By: Jake Stofan | Capitol News Service
May 21, 2019
QUINCY, Fla. (CNS) -- Florida’s Commissioner of Agriculture fears the new North American Trade Agreement, officially known as the United-States-Mexico Canada Agreement, proposed by the Trump Administration, may leave Florida farmers unprotected.
Graves Williams has farmed tomatoes in Quincy for more than 30 years. He’s one of the few left in the state.
“When I started in Florida there were 224 tomato farmers and I think there's less than 25 now,” said Williams.
The reason so few are left is due, in part, to Mexican producers flooding the market with cheaper produce.
“We have a hard time competing with Mexico when they pay, on average, their workers $8 a day when we're paying $80 to $100 a day for the workers doing the exact same job,” said Williams.
To help U.S. farmers compete, the Trump Administration in February imposed a 17.5 percent tariff on Mexican tomatoes.
While the new tariffs may help even the playing field in the short term, Florida’s Commissioner of Agriculture Nikki Fried said the tariffs could be pulled back and even refunded under the new USMCA proposal.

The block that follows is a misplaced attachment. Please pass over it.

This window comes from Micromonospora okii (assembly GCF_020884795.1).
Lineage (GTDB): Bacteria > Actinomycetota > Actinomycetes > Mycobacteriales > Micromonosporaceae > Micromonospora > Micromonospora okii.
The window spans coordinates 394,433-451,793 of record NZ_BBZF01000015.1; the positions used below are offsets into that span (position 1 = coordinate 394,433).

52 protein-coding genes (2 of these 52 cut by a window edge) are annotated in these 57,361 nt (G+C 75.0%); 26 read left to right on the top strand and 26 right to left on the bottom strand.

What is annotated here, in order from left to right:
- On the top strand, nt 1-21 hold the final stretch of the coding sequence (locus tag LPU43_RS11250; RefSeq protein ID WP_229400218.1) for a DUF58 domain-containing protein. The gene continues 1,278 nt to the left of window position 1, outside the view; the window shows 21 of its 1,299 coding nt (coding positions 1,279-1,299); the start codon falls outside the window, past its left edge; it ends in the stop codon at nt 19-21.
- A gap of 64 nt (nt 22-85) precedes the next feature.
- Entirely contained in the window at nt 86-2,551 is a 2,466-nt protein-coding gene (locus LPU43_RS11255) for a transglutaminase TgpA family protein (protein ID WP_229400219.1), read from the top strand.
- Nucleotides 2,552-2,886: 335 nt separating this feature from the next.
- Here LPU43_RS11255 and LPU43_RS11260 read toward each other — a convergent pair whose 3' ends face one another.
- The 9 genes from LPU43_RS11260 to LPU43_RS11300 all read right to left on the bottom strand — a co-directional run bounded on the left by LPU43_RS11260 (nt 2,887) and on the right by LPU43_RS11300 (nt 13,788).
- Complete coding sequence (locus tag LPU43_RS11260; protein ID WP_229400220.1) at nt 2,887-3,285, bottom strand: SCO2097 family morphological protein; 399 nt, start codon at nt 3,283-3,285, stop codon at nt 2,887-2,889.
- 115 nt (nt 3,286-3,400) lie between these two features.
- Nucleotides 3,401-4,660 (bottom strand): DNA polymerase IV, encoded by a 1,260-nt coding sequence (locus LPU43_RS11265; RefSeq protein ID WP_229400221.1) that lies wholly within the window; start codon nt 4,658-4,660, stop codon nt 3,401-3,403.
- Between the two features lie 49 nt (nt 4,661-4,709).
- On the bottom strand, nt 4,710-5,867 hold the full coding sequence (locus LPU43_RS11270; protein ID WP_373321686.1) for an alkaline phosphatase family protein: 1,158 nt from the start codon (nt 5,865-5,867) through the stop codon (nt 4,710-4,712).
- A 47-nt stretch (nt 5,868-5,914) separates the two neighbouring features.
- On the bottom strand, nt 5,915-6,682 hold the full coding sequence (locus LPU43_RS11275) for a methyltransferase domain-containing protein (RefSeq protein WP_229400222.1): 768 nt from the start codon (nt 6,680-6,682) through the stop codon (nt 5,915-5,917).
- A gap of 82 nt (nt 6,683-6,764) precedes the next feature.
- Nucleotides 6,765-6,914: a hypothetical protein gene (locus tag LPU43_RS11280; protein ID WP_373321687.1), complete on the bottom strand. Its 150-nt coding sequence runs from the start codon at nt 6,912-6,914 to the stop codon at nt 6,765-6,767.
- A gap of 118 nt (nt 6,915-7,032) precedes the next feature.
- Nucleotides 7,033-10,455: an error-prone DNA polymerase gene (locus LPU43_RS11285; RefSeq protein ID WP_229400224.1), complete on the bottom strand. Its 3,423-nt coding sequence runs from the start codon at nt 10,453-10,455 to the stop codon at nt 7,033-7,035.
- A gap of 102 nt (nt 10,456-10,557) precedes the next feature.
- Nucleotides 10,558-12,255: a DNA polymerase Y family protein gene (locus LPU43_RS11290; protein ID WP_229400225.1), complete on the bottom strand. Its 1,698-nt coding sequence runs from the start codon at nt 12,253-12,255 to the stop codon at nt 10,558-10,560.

“This supposed ‘better deal’ is a bad deal for Florida farmers, and could put farms out of business. Smoke and mirrors from the White House won't help our proud but struggling farmers,” said Fried in a statement.
That would once again make it harder for farmers like Williams to compete.
“They [Mexico] need to play by the rules. They just can't flood this country with produce,” said Williams. "Our government needs to make sure they just don't completely destroy American produce."
A hit to the agriculture industry would be felt statewide. Florida agriculture is a $132 billion industry, second only to tourism.
"If the Trump Administration wants to put America first, they should put Florida's farmers first, and help them compete on a level playing field. Until that happens, this new deal isn't anything new – just a worsening of 25 years of NAFTA's failures,” said Fried.
Fried has asked the Trump Administration to support the Domestic Produce Production Act. It would make it easier for the federal government to investigate illegal trade practices by Mexican producers.
Current law requires petitioners to demonstrate harm as measured from a nationwide and year-round perspective.
"Florida farmers aren’t looking for a handout, just the chance to compete on a level playing field,” said Fried.
The Domestic Produce Production Act is supported by Florida Senator Marco Rubio and backed by all of Florida’s 27 U.S. representatives.